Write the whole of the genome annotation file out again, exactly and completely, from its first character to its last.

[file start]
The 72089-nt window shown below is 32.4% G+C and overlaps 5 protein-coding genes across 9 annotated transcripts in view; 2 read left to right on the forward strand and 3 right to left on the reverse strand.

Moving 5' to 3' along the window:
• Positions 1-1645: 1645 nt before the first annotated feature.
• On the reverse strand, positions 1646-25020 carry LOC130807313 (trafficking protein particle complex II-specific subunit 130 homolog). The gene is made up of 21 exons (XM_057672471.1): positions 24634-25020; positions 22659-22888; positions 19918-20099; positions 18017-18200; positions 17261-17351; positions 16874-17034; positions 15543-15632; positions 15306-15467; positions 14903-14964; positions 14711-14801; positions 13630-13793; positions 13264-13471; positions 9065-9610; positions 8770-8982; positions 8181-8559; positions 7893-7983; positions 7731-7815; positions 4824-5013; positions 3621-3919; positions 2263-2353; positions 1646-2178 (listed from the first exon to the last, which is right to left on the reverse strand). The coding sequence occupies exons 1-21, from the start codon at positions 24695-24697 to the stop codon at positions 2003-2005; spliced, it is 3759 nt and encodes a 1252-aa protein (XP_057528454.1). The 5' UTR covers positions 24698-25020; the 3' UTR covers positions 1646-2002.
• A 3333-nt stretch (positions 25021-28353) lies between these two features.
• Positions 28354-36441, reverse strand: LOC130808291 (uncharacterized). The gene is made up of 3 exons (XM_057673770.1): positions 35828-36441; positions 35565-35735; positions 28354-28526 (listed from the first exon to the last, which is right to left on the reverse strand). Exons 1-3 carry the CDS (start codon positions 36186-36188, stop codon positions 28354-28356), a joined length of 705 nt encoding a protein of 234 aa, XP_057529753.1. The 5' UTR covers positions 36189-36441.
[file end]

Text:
The 72089-nt window shown below is 32.4% G+C and overlaps 5 protein-coding genes across 9 annotated transcripts in view; 2 read left to right on the forward strand and 3 right to left on the reverse strand.

Moving 5' to 3' along the window:
• Positions 1-1645: 1645 nt before the first annotated feature.
• On the reverse strand, positions 1646-25020 carry LOC130807313 (trafficking protein particle complex II-specific subunit 130 homolog). The gene is made up of 21 exons (XM_057672471.1): positions 24634-25020; positions 22659-22888; positions 19918-20099; positions 18017-18200; positions 17261-17351; positions 16874-17034; positions 15543-15632; positions 15306-15467; positions 14903-14964; positions 14711-14801; positions 13630-13793; positions 13264-13471; positions 9065-9610; positions 8770-8982; positions 8181-8559; positions 7893-7983; positions 7731-7815; positions 4824-5013; positions 3621-3919; positions 2263-2353; positions 1646-2178 (listed from the first exon to the last, which is right to left on the reverse strand). The coding sequence occupies exons 1-21, from the start codon at positions 24695-24697 to the stop codon at positions 2003-2005; spliced, it is 3759 nt and encodes a 1252-aa protein (XP_057528454.1). The 5' UTR covers positions 24698-25020; the 3' UTR covers positions 1646-2002.
• A 3333-nt stretch (positions 25021-28353) lies between these two features.
• Positions 28354-36441, reverse strand: LOC130808291 (uncharacterized). The gene is made up of 3 exons (XM_057673770.1): positions 35828-36441; positions 35565-35735; positions 28354-28526 (listed from the first exon to the last, which is right to left on the reverse strand). Exons 1-3 carry the CDS (start codon positions 36186-36188, stop codon positions 28354-28356), a joined length of 705 nt encoding a protein of 234 aa, XP_057529753.1. The 5' UTR covers positions 36189-36441.